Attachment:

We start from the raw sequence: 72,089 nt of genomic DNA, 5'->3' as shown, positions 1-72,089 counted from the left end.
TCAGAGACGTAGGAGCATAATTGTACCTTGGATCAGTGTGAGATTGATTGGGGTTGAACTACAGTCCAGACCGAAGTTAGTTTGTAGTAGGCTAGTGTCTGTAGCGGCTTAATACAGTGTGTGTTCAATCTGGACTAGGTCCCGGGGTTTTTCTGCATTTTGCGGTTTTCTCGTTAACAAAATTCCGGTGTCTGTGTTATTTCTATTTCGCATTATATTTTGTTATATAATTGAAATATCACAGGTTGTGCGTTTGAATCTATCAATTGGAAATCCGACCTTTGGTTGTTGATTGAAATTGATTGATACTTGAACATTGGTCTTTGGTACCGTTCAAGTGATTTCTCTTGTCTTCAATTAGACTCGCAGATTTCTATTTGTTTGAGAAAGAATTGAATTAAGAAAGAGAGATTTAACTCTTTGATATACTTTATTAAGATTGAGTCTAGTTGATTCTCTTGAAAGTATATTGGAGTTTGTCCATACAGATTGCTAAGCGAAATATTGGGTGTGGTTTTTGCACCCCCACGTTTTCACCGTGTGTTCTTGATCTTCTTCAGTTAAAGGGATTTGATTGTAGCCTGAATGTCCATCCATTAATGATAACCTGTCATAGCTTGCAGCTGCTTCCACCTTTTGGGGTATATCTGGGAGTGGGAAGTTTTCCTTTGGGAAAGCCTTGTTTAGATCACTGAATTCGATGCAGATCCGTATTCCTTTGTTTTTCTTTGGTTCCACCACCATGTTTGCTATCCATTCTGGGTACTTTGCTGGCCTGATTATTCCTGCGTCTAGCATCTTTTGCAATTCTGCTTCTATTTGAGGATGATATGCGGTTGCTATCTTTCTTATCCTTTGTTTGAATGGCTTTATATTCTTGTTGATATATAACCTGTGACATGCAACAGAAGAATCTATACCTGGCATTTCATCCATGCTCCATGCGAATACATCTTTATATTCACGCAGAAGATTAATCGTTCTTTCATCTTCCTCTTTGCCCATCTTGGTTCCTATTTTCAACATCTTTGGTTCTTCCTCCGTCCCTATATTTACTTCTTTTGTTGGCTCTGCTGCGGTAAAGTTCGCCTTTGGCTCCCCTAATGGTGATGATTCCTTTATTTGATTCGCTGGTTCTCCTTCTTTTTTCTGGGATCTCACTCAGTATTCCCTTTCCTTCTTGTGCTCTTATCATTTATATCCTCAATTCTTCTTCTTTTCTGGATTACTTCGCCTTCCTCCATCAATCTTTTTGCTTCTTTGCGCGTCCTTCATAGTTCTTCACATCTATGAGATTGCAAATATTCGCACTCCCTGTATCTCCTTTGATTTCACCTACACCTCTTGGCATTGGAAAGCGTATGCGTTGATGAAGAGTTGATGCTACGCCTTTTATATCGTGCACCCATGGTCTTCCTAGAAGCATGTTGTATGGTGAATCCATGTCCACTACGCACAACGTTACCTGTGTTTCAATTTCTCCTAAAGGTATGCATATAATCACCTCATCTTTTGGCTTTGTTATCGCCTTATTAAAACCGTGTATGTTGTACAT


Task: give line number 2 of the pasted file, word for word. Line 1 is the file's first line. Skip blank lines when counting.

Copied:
TCAGAGACGTAGGAGCATAATTGTACCTTGGATCAGTGTGAGATTGATTGGGGTTGAACTACAGTCCAGACCGAAGTTAGTTTGTAGTAGGCTAGTGTCTGTAGCGGCTTAATACAGTGTGTGTTCAATCTGGACTAGGTCCCGGGGTTTTTCTGCATTTTGCGGTTTTCTCGTTAACAAAATTCCGGTGTCTGTGTTATTTCTATTTCGCATTATATTTTGTTATATAATTGAAATATCACAGGTTGTGCGTTTGAATCTATCAATTGGAAATCCGACCTTTGGTTGTTGATTGAAATTGATTGATACTTGAACATTGGTCTTTGGTACCGTTCAAGTGATTTCTCTTGTCTTCAATTAGACTCGCAGATTTCTATTTGTTTGAGAAAGAATTGAATTAAGAAAGAGAGATTTAACTCTTTGATATACTTTATTAAGATTGAGTCTAGTTGATTCTCTTGAAAGTATATTGGAGTTTGTCCATACAGATTGCTAAGCGAAATATTGGGTGTGGTTTTTGCACCCCCACGTTTTCACCGTGTGTTCTTGATCTTCTTCAGTTAAAGGGATTTGATTGTAGCCTGAATGTCCATCCATTAATGATAACCTGTCATAGCTTGCAGCTGCTTCCACCTTTTGGGGTATATCTGGGAGTGGGAAGTTTTCCTTTGGGAAAGCCTTGTTTAGATCACTGAATTCGATGCAGATCCGTATTCCTTTGTTTTTCTTTGGTTCCACCACCATGTTTGCTATCCATTCTGGGTACTTTGCTGGCCTGATTATTCCTGCGTCTAGCATCTTTTGCAATTCTGCTTCTATTTGAGGATGATATGCGGTTGCTATCTTTCTTATCCTTTGTTTGAATGGCTTTATATTCTTGTTGATATATAACCTGTGACATGCAACAGAAGAATCTATACCTGGCATTTCATCCATGCTCCATGCGAATACATCTTTATATTCACGCAGAAGATTAATCGTTCTTTCATCTTCCTCTTTGCCCATCTTGGTTCCTATTTTCAACATCTTTGGTTCTTCCTCCGTCCCTATATTTACTTCTTTTGTTGGCTCTGCTGCGGTAAAGTTCGCCTTTGGCTCCCCTAATGGTGATGATTCCTTTATTTGATTCGCTGGTTCTCCTTCTTTTTTCTGGGATCTCACTCAGTATTCCCTTTCCTTCTTGTGCTCTTATCATTTATATCCTCAATTCTTCTTCTTTTCTGGATTACTTCGCCTTCCTCCATCAATCTTTTTGCTTCTTTGCGCGTCCTTCATAGTTCTTCACATCTATGAGATTGCAAATATTCGCACTCCCTGTATCTCCTTTGATTTCACCTACACCTCTTGGCATTGGAAAGCGTATGCGTTGATGAAGAGTTGATGCTACGCCTTTTATATCGTGCACCCATGGTCTTCCTAGAAGCATGTTGTATGGTGAATCCATGTCCACTACGCACAACGTTACCTGTGTTTCAATTTCTCCTAAAGGTATGCATATAATCACCTCATCTTTTGGCTTTGTTATCGCCTTATTAAAACCGTGTATGTTGTACAT